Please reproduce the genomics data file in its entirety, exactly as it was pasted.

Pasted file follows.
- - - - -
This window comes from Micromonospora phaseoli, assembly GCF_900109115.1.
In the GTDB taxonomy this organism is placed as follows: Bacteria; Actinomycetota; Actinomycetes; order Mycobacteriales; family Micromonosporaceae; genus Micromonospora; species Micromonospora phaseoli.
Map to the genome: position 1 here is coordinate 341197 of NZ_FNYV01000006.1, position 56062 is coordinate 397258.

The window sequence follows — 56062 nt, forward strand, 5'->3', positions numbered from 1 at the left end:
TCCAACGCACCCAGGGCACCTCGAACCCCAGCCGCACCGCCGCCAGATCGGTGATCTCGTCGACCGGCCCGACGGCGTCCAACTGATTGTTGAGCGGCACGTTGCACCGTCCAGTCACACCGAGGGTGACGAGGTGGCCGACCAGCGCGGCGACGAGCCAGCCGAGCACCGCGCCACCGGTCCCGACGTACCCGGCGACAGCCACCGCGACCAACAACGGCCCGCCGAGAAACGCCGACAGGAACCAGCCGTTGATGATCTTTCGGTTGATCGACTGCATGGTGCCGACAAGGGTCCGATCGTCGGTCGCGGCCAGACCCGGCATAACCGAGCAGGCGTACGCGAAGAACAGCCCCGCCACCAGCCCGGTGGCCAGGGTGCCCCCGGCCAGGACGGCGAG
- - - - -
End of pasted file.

This window comes from Micromonospora phaseoli, assembly GCF_900109115.1.
In the GTDB taxonomy this organism is placed as follows: Bacteria; Actinomycetota; Actinomycetes; order Mycobacteriales; family Micromonosporaceae; genus Micromonospora; species Micromonospora phaseoli.
Map to the genome: position 1 here is coordinate 341197 of NZ_FNYV01000006.1, position 56062 is coordinate 397258.

The window sequence follows — 56062 nt, forward strand, 5'->3', positions numbered from 1 at the left end:
TCCAACGCACCCAGGGCACCTCGAACCCCAGCCGCACCGCCGCCAGATCGGTGATCTCGTCGACCGGCCCGACGGCGTCCAACTGATTGTTGAGCGGCACGTTGCACCGTCCAGTCACACCGAGGGTGACGAGGTGGCCGACCAGCGCGGCGACGAGCCAGCCGAGCACCGCGCCACCGGTCCCGACGTACCCGGCGACAGCCACCGCGACCAACAACGGCCCGCCGAGAAACGCCGACAGGAACCAGCCGTTGATGATCTTTCGGTTGATCGACTGCATGGTGCCGACAAGGGTCCGATCGTCGGTCGCGGCCAGACCCGGCATAACCGAGCAGGCGTACGCGAAGAACAGCCCCGCCACCAGCCCGGTGGCCAGGGTGCCCCCGGCCAGGACGGCGAG